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  1. #1
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    Can't see 5GHz-band network on laptop; can see on smartphone

    I recently replaced my failing Linksys wireless router with a new LinkSys AC 1900 dual band wireless router and all seems to be working fine except that I do not see the 5Ghz network as being available for use on my laptop BUT I do see it on my Smartphone as being an available network.

    I am totally out of my wheelhouse on this one and would appreciate any suggestions. I would like to take advantage of this 5Ghz network on my laptop to ascertain if it will stream U-Tube better than the other network where most U-Tube presentations seem to have to buffer the stream frequently.

    Thanks in advance,

    Steve Gardella

  2. #2
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    Is your Notebook's Wireless/Wi-Fi adapter the 802.11g or 802.11n type? The newest is 802.11ac. I have a dual-band Router and only the 2 newest Notebooks with 802.11n can see the 5GHz connection plus the 2.4GHz but have to make a choice each time I connect. My 2 older Notebooks are only 802.11g.

  3. #3
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    Buffering video may be a function of slow internet access, not slow Wifi. If you only have a couple of devices on your network I'd plumb for slow internet.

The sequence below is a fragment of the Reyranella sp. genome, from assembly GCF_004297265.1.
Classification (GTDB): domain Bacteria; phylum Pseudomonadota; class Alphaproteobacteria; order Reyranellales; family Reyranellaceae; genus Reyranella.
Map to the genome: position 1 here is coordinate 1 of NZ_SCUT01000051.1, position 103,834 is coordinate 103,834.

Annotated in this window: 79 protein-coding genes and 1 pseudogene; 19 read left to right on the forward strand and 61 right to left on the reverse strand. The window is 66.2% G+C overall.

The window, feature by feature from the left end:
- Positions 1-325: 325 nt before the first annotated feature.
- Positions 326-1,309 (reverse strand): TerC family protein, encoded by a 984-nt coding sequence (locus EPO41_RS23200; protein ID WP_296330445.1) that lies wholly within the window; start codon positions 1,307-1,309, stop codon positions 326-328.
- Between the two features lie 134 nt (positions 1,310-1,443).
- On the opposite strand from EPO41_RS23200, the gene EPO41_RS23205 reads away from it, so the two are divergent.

cheers, Paul

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    My laptop has 4 devices listed in the Network sub-directory of the Device Manager. 2 of the devices are Bluetooth, both of the remaining devices are Qualcomm network adapters (1) Atheros AR956x wireless network adapter showing Ad Hoc 11n BUT its value is Disabled; (2) Atheros AR8171/8175 PCI-E Gigabit Ethernet Controller (NDIS 6.30). 95% of all that is gobbeldy-gook to me with the remaining 5% leading me to suspect the AR956x is the particular adapter about which you asked. I am curious, and slightly troubled, that it is showing an "Ad Hoc" 11n for which the value is set at "Disabled".

    If any of that info I provided above makes sense to you please let me know if it is good or bad and if I should do something about it. I can live with the slow connection speed though I have been thinking about changing ISP's for a faster one.

    Thank you for taking the time to respond to my post.

    Steve Gardella

  5. #5
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    Atheros AR956x wireless network adapter = wireless adapter.
    Atheros AR8171/8175 PCI-E Gigabit Ethernet Controller = wired adapter.
    I'm assuming the laptop is connected wirelessly, so the fact that is is disabled is odd. I suggest you run the following command then post the results here.
    Start > Run > cmd
    ipconfig /all

    To copy the output, right click in the Command Prompt (black box) and select Edit > Select All. Right click on the highlighted text to copy it.

    cheers, Paul

  6. #6
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    Try disabling the Bluetooth adapter or the Bluetooth feature of the wireless adapter. See if it offers any improvement.

  7. #7
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    Hi Steve,

    Quote Originally Posted by SDGardella View Post